We’ve all seen how good Siri is. When it was first introduced it was kind of a joke. Now it’s really good. Even so, being really good is not the same as being correct and trustworthy. We know that all of these things like Alexa, Siri, and IBM Watson – they make mistakes. And for a journalist, lawyer, business person or academic, those mistakes make it flawed data.

So as good as automated speech recognition has become, its errors disqualified it. Because for any journalist, we can’t use that until we know we can validate it.

And there’s no easy way to do that. You’ve got to go back to the reporting, find the moment, listen to it. We might as well just do it all without automated speech because it takes a long time to find what we want.

Trint bridges that gap because we marry the text to the original audio or video. When you play the recording in your browser, you can follow the transcript and correct any errors directly in the browser copy.

How will Trint work with people whose first language is English but who have a heavy regional accent?

That’s actually a really smart question. It works really well and if you look at Trustpilot or our Twitter feed, you will see we get a ton of love.

But the truth is we also get people who think that Trint doesn’t work. They can be quite belligerent in their letters to us, saying you know this product isn’t what it claims to be on the box.

There are only two reasons why people would say that. One is they recorded bad audio, which could be from a Skype call, from a noisy coffee shop with music, or from the back of a lecture hall on their iPhone or Android from 100 feet from the speaker. That kind of audio won’t work with machine learning. And that’s an education. But the other is that it is heavy regional accents.

It will work with North American, British and Australian English. But with heavily accented English, you probably won’t be happy with the results. With Scottish and Welsh, we will eventually look at doing those. But they are small markets and we’re a small company, and you have to be quite harsh about where are you going to put your resources at the early stage. For us, it’s a matter of prioritizing our markets. We’ve got to pay our bills.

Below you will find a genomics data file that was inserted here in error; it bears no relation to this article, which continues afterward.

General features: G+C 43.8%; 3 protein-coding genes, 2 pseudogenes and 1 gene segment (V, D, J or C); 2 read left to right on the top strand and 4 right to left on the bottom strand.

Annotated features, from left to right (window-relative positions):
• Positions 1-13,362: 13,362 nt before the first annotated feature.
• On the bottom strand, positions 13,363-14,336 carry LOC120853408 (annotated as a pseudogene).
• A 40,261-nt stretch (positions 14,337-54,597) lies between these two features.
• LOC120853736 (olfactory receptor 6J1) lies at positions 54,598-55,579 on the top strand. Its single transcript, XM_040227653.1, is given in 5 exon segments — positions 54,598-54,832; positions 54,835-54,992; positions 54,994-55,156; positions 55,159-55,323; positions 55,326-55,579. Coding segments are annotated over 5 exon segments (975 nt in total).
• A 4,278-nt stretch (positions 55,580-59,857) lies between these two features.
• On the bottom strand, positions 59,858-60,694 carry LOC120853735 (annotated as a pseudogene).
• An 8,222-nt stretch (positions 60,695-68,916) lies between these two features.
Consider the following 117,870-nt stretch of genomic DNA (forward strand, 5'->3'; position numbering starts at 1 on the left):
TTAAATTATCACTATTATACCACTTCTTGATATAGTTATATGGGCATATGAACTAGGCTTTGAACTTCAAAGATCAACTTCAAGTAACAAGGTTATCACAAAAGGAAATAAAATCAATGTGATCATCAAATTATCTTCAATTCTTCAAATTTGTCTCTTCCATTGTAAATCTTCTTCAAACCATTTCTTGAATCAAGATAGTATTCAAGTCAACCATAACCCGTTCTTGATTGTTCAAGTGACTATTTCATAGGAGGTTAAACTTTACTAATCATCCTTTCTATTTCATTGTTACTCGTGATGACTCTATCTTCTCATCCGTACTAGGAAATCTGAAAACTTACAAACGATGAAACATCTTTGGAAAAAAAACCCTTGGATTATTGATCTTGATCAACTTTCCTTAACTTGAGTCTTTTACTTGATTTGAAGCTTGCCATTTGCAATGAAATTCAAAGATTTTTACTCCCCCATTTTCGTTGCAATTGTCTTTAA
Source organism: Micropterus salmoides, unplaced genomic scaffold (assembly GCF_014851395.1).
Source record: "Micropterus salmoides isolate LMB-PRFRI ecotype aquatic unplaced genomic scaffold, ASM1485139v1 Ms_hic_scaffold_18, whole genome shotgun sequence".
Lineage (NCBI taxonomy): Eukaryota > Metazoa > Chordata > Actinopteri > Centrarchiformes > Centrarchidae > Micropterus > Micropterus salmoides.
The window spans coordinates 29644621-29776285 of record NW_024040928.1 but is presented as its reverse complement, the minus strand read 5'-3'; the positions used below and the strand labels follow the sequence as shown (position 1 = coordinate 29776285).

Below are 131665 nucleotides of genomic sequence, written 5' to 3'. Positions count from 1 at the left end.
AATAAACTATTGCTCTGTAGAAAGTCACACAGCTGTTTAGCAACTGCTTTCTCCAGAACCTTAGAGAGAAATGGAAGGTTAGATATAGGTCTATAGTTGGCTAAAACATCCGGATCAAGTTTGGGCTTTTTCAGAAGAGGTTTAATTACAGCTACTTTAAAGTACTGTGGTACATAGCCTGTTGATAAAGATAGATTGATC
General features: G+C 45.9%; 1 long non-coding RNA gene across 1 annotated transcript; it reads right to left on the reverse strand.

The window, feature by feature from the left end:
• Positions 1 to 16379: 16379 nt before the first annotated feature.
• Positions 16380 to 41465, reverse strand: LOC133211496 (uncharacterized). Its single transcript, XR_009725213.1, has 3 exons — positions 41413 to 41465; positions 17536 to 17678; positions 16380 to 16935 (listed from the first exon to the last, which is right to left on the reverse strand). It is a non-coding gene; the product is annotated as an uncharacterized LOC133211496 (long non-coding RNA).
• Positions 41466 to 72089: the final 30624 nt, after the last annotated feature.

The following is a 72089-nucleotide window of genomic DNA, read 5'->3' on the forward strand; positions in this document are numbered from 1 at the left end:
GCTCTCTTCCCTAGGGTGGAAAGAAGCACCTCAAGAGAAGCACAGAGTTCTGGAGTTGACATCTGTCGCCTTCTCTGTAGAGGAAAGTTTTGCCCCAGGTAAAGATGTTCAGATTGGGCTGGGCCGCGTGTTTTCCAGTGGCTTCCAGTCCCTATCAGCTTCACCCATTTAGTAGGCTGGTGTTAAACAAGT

How will Trint work with podcasts?

We’re building the Trint Player for launch in summer 2017. It will provide embeddable, searchable audio aligned text video and video. Users will be able to embed the Trint Player on websites, making audio-video content that will be searchable on Google. People will be able to find that content and instantly send it out on Twitter, Facebook, wherever. There will even be a captioning facility too.

With the work that’s been done so far, the feedback you’ve been getting must feel incredibly rewarding.

If through Trint we can contribute a way to make journalism more efficient so that people can focus on content production and creation rather than simply being stenographers, then that’s a pretty great contribution that we as a team and Trint can do.

As you know, the problem is that journalists and many others are all being asked to do more with less, and faster, too. Searching content is the bottleneck. It really hasn’t changed amidst all of the changes in journalism over the last 30 years that I’ve witnessed.

The one part that hasn’t changed is how we get the content out of our recordings. And that means that you can’t get anything done until you find your quote or sound bite or click whatever you want to call it and what Trint does is condense that workflow massively.

It’s really gratifying the kind of e-mails and tweets you see that we’re getting on our Twitter feed, It’s really really fun to see and really rewarding to see people get it.

Journalist, entrepreneur, and CEO Jeff Kofman

Jeff Kofman is an award-winning journalist, and foreign and war correspondent. He’s a veteran reporter with ABC, CBS and CBC News and has worked in Canada, the U.S., Latin America, the Caribbean, and the U.K. He has reported on many of the biggest stories of our time including the Iraq War, Hurricane Katrina and the Arab Spring.

In 2011 he won an Emmy for his coverage of the Libyan Revolution and the downfall of Col. Muammar Gadhafi. He has also been recognized with an Edward R. Murrow Award, an Alfred I. duPont-Columbia University Award for Excellence in Journalism, and a DuPont Award, and a special Emmy for coverage of the 9/11 World Trade Center attacks.

While with ABC, Jeff reported from around the globe on stories in the U.K. and Europe as well as the Middle East and Africa for World News with Diane Sawyer, Nightline, and Good Morning America. With CBC, he worked on the flagship news show The National with anchor Peter Mansbridge.

Originally from Toronto, Jeff speaks French and Spanish, and has a B.A. in political science and government from Queen’s University in Ontario, Canada. You can find Jeff on Linkedin and on Twitter.

Originally published here.

We’re always happy to chat about the innovative tech we work on here at Trint, so don’t hesitate to get in touch with us for all media enquiries at